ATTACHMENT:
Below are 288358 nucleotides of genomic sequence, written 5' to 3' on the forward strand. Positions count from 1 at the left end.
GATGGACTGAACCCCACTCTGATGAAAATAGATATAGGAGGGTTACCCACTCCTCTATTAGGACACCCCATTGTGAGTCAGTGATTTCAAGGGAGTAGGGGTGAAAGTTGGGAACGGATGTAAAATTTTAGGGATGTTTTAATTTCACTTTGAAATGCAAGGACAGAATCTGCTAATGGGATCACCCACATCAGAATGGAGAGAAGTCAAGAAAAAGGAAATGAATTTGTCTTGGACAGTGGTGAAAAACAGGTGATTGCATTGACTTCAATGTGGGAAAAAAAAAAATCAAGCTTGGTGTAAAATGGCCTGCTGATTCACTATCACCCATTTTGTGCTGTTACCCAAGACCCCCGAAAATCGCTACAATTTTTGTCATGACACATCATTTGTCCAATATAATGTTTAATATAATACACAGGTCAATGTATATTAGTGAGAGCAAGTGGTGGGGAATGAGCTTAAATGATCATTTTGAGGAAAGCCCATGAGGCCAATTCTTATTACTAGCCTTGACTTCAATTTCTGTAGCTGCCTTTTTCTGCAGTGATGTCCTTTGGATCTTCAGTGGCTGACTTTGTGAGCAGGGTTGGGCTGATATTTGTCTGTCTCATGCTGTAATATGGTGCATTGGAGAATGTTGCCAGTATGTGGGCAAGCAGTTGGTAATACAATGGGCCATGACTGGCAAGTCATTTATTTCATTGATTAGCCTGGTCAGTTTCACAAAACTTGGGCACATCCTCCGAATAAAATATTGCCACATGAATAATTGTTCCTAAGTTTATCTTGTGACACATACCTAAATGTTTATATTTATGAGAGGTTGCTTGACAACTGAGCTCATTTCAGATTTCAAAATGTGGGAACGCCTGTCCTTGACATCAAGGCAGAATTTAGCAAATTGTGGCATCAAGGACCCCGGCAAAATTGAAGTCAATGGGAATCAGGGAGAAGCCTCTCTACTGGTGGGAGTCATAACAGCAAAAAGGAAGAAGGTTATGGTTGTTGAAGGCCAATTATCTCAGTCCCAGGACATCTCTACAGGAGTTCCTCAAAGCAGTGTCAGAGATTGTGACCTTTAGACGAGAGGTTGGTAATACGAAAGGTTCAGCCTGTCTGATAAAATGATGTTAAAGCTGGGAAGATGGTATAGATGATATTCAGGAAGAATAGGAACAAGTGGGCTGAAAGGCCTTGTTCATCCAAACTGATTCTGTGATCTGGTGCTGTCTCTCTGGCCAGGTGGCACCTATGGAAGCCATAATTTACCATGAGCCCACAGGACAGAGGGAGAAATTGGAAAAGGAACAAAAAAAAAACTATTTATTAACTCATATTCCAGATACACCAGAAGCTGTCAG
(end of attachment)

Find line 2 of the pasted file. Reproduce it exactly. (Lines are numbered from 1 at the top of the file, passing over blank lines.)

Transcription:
GATGGACTGAACCCCACTCTGATGAAAATAGATATAGGAGGGTTACCCACTCCTCTATTAGGACACCCCATTGTGAGTCAGTGATTTCAAGGGAGTAGGGGTGAAAGTTGGGAACGGATGTAAAATTTTAGGGATGTTTTAATTTCACTTTGAAATGCAAGGACAGAATCTGCTAATGGGATCACCCACATCAGAATGGAGAGAAGTCAAGAAAAAGGAAATGAATTTGTCTTGGACAGTGGTGAAAAACAGGTGATTGCATTGACTTCAATGTGGGAAAAAAAAAAATCAAGCTTGGTGTAAAATGGCCTGCTGATTCACTATCACCCATTTTGTGCTGTTACCCAAGACCCCCGAAAATCGCTACAATTTTTGTCATGACACATCATTTGTCCAATATAATGTTTAATATAATACACAGGTCAATGTATATTAGTGAGAGCAAGTGGTGGGGAATGAGCTTAAATGATCATTTTGAGGAAAGCCCATGAGGCCAATTCTTATTACTAGCCTTGACTTCAATTTCTGTAGCTGCCTTTTTCTGCAGTGATGTCCTTTGGATCTTCAGTGGCTGACTTTGTGAGCAGGGTTGGGCTGATATTTGTCTGTCTCATGCTGTAATATGGTGCATTGGAGAATGTTGCCAGTATGTGGGCAAGCAGTTGGTAATACAATGGGCCATGACTGGCAAGTCATTTATTTCATTGATTAGCCTGGTCAGTTTCACAAAACTTGGGCACATCCTCCGAATAAAATATTGCCACATGAATAATTGTTCCTAAGTTTATCTTGTGACACATACCTAAATGTTTATATTTATGAGAGGTTGCTTGACAACTGAGCTCATTTCAGATTTCAAAATGTGGGAACGCCTGTCCTTGACATCAAGGCAGAATTTAGCAAATTGTGGCATCAAGGACCCCGGCAAAATTGAAGTCAATGGGAATCAGGGAGAAGCCTCTCTACTGGTGGGAGTCATAACAGCAAAAAGGAAGAAGGTTATGGTTGTTGAAGGCCAATTATCTCAGTCCCAGGACATCTCTACAGGAGTTCCTCAAAGCAGTGTCAGAGATTGTGACCTTTAGACGAGAGGTTGGTAATACGAAAGGTTCAGCCTGTCTGATAAAATGATGTTAAAGCTGGGAAGATGGTATAGATGATATTCAGGAAGAATAGGAACAAGTGGGCTGAAAGGCCTTGTTCATCCAAACTGATTCTGTGATCTGGTGCTGTCTCTCTGGCCAGGTGGCACCTATGGAAGCCATAATTTACCATGAGCCCACAGGACAGAGGGAGAAATTGGAAAAGGAACAAAAAAAAAACTATTTATTAACTCATATTCCAGATACACCAGAAGCTGTCAG